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In response to musician Hank Williams Jr.’s comparison of a meeting between Barak Obama and John Boehner to a golf game between Adolf Hitler and Israeli Prime Minister Benjamin Netanyahu, ESPN pulled Williams’ 20-year-old opening song “All My Rowdy Friends” from its “Monday Night Football” telecast. In a statement made to the press on Sunday afternoon, ESPN explained its decision:
“While Hank Williams, Jr. is not an ESPN employee, we recognize that he is closely linked to our company through the open to Monday Night Football. We are extremely disappointed with his comments, and as a result we have decided to pull the open from tonight’s telecast.”
The First Amendment does not limit a corporation’s rights to curtail employees’ or colleagues’ exercises of free speech. So, if ESPN wants to cease its broadcast of a song that has become as much a part of American lore as baseball and apple pie, it is in no danger of withstanding a First Amendment lawsuit, even if the contents of that song and its performer’s political comment are entirely unrelated.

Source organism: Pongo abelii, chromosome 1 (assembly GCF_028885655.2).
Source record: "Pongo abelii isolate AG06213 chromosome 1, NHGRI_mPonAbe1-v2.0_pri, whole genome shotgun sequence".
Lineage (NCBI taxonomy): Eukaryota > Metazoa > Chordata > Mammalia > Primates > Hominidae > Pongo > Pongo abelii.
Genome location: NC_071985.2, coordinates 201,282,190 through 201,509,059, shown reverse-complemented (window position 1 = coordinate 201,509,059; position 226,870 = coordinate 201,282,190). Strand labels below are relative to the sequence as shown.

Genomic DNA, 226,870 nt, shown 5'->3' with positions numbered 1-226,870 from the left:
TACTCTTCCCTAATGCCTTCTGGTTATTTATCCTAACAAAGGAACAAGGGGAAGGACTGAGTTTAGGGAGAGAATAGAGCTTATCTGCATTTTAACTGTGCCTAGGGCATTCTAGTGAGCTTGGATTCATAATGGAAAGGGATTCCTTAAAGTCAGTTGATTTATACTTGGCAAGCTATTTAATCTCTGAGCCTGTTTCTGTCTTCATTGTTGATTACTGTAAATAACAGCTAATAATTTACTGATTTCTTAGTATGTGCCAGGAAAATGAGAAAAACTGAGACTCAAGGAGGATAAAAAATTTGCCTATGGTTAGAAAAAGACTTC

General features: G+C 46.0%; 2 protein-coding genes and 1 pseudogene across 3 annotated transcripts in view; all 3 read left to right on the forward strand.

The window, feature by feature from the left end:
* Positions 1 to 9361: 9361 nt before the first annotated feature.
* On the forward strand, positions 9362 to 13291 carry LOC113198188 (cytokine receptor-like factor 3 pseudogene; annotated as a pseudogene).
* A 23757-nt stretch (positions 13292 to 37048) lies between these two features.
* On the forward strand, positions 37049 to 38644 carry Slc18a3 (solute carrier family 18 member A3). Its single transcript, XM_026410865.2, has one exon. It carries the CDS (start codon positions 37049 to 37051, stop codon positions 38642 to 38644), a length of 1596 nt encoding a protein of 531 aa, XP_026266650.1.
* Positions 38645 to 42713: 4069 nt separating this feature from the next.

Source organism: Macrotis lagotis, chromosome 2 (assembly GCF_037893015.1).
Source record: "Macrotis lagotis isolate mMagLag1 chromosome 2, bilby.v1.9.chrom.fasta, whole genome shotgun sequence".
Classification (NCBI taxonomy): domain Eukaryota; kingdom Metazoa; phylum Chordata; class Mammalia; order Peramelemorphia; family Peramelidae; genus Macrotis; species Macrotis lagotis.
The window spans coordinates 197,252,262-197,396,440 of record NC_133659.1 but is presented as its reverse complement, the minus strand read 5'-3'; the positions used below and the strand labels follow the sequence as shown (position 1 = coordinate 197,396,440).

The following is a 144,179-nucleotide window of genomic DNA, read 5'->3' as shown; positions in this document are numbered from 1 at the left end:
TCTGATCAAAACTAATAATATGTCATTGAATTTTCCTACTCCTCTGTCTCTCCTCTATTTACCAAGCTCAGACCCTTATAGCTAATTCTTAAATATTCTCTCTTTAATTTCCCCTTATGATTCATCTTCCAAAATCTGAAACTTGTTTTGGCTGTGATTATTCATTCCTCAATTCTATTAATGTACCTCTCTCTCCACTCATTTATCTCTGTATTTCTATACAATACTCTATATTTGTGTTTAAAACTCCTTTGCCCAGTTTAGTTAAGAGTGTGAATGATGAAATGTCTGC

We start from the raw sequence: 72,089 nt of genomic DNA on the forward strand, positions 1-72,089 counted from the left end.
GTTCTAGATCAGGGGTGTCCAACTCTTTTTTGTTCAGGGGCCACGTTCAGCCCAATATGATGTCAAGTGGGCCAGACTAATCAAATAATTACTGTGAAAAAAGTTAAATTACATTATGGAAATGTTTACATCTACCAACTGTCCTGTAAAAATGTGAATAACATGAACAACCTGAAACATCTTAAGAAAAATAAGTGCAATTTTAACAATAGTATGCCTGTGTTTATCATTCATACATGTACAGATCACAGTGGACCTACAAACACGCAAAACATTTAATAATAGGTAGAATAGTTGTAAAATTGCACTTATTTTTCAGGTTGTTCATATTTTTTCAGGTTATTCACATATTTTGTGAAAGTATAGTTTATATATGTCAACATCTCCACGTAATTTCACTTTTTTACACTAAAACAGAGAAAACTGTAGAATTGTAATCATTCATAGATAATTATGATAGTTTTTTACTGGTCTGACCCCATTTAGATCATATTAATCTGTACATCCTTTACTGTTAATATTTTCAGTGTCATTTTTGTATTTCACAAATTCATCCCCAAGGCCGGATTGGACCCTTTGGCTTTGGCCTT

Still, shouldn’t have ESPN – a media-based citizen corporation that routinely enjoys the same 1st Amendment protections afforded to individuals – handled Williams’ jarring political statement (but just a statement nonetheless) a little differently? Wasn’t it also ESPN that published a highly controversial, if not racially offensive, rendition of Michael Vick with a white face under the auspices of the First Amendment?
Why can’t ESPN issue a statement “while we consider Williams’s political expression to be highly inoffensive, we acknowledge that his music is unrelated to it, and will continue to play it while at the same time admonish Williams on how to represent his opinions in a more politically sensitive manner.” Wouldn’t that be sufficient to maintain ESPN’s self-image of credibility, while at the same time showing a more thorough respect for the 1st Amendment?
In any event, Hank Williams Jr., despite his brash and unseemly comment, seems to have a pretty solid understanding of the spirit of the First Amendment. Williams didn’t apologize for what he said. Rather, he explained himself sincerely:
“Some of us have strong opinions and are often misunderstood. My analogy was extreme — but it was to make a point. I was simply trying to explain how stupid it seemed to me — how ludicrous that pairing was. They’re polar opposites and it made no sense. They don’t see eye-to-eye and never will. I have always respected the office of the president.”
Let’s hope that ESPN’s appreciation of the First Amendment is on par with that of Williams’, and that ESPN continues to play Williams’ music irrespective of the politically insensitive way Williams’ chooses to express his political beliefs.